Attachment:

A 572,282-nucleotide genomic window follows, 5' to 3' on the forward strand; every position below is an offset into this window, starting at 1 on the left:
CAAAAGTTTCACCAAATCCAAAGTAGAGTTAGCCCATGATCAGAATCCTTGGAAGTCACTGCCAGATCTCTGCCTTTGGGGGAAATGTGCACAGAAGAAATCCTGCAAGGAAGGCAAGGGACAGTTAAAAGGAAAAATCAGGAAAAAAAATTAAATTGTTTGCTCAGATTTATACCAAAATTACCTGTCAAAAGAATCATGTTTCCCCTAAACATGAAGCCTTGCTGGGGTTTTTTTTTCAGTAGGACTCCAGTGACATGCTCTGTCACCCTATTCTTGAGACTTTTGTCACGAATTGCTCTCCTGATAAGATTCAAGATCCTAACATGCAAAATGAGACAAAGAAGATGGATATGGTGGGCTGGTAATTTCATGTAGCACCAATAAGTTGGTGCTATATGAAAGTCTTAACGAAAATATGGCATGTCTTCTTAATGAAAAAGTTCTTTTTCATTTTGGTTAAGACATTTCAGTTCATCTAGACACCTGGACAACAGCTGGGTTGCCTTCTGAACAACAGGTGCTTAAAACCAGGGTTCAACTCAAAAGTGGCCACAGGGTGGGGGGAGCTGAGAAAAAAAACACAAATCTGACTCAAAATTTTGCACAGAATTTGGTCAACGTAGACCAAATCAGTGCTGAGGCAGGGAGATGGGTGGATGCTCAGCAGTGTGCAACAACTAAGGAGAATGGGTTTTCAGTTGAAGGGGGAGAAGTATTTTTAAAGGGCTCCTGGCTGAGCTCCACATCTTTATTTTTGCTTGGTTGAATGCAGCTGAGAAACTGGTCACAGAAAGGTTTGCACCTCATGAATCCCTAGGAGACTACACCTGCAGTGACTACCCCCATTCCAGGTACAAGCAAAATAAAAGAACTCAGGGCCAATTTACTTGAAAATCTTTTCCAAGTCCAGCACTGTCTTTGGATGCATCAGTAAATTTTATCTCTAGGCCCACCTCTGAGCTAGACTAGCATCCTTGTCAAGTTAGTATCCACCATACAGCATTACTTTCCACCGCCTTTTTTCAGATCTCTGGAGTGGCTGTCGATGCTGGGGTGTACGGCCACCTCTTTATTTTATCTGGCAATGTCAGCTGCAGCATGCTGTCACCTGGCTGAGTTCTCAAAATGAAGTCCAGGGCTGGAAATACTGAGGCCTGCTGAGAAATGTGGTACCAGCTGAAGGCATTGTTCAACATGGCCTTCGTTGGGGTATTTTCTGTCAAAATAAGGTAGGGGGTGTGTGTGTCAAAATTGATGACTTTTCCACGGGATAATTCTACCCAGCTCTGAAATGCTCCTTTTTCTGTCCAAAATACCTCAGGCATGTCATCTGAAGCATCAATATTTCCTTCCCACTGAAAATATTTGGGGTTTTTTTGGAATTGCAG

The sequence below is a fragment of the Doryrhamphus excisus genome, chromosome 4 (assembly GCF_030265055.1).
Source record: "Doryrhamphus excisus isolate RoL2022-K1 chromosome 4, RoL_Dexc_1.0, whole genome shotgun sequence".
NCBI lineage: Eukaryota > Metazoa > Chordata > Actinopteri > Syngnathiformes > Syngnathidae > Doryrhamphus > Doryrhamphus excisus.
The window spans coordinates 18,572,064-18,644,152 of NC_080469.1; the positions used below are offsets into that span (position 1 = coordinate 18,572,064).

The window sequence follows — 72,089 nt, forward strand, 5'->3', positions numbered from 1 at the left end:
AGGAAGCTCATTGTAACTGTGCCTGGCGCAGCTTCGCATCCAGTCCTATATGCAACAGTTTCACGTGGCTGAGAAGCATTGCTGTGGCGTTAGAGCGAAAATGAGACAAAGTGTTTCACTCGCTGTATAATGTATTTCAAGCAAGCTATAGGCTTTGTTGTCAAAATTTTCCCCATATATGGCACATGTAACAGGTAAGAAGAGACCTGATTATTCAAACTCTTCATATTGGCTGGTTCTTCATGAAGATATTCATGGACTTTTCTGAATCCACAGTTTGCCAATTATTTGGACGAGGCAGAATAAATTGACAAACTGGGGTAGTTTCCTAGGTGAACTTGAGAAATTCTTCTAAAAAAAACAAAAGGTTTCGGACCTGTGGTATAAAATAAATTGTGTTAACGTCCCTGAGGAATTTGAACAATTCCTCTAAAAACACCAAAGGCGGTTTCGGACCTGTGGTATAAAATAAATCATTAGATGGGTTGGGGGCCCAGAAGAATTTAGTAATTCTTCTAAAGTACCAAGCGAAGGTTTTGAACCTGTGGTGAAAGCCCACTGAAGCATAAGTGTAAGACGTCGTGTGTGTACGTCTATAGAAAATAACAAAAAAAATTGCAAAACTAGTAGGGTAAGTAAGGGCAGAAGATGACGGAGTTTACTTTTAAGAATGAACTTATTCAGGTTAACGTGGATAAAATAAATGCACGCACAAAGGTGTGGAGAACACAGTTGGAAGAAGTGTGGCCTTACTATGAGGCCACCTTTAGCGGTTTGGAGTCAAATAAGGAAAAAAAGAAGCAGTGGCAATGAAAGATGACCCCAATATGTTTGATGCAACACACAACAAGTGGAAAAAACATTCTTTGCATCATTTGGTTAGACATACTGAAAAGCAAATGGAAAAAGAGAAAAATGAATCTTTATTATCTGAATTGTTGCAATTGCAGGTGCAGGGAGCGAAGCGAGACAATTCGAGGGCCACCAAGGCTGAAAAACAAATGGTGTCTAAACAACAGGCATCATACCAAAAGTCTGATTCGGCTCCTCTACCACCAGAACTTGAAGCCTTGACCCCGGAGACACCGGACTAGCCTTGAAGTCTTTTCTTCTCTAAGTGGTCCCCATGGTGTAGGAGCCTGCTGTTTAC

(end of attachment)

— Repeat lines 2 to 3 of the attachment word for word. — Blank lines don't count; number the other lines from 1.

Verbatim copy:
CAAAAGTTTCACCAAATCCAAAGTAGAGTTAGCCCATGATCAGAATCCTTGGAAGTCACTGCCAGATCTCTGCCTTTGGGGGAAATGTGCACAGAAGAAATCCTGCAAGGAAGGCAAGGGACAGTTAAAAGGAAAAATCAGGAAAAAAAATTAAATTGTTTGCTCAGATTTATACCAAAATTACCTGTCAAAAGAATCATGTTTCCCCTAAACATGAAGCCTTGCTGGGGTTTTTTTTTCAGTAGGACTCCAGTGACATGCTCTGTCACCCTATTCTTGAGACTTTTGTCACGAATTGCTCTCCTGATAAGATTCAAGATCCTAACATGCAAAATGAGACAAAGAAGATGGATATGGTGGGCTGGTAATTTCATGTAGCACCAATAAGTTGGTGCTATATGAAAGTCTTAACGAAAATATGGCATGTCTTCTTAATGAAAAAGTTCTTTTTCATTTTGGTTAAGACATTTCAGTTCATCTAGACACCTGGACAACAGCTGGGTTGCCTTCTGAACAACAGGTGCTTAAAACCAGGGTTCAACTCAAAAGTGGCCACAGGGTGGGGGGAGCTGAGAAAAAAAACACAAATCTGACTCAAAATTTTGCACAGAATTTGGTCAACGTAGACCAAATCAGTGCTGAGGCAGGGAGATGGGTGGATGCTCAGCAGTGTGCAACAACTAAGGAGAATGGGTTTTCAGTTGAAGGGGGAGAAGTATTTTTAAAGGGCTCCTGGCTGAGCTCCACATCTTTATTTTTGCTTGGTTGAATGCAGCTGAGAAACTGGTCACAGAAAGGTTTGCACCTCATGAATCCCTAGGAGACTACACCTGCAGTGACTACCCCCATTCCAGGTACAAGCAAAATAAAAGAACTCAGGGCCAATTTACTTGAAAATCTTTTCCAAGTCCAGCACTGTCTTTGGATGCATCAGTAAATTTTATCTCTAGGCCCACCTCTGAGCTAGACTAGCATCCTTGTCAAGTTAGTATCCACCATACAGCATTACTTTCCACCGCCTTTTTTCAGATCTCTGGAGTGGCTGTCGATGCTGGGGTGTACGGCCACCTCTTTATTTTATCTGGCAATGTCAGCTGCAGCATGCTGTCACCTGGCTGAGTTCTCAAAATGAAGTCCAGGGCTGGAAATACTGAGGCCTGCTGAGAAATGTGGTACCAGCTGAAGGCATTGTTCAACATGGCCTTCGTTGGGGTATTTTCTGTCAAAATAAGGTAGGGGGTGTGTGTGTCAAAATTGATGACTTTTCCACGGGATAATTCTACCCAGCTCTGAAATGCTCCTTTTTCTGTCCAAAATACCTCAGGCATGTCATCTGAAGCATCAATATTTCCTTCCCACTGAAAATATTTGGGGTTTTTTTGGAATTGCAG

The sequence below is a fragment of the Doryrhamphus excisus genome, chromosome 4 (assembly GCF_030265055.1).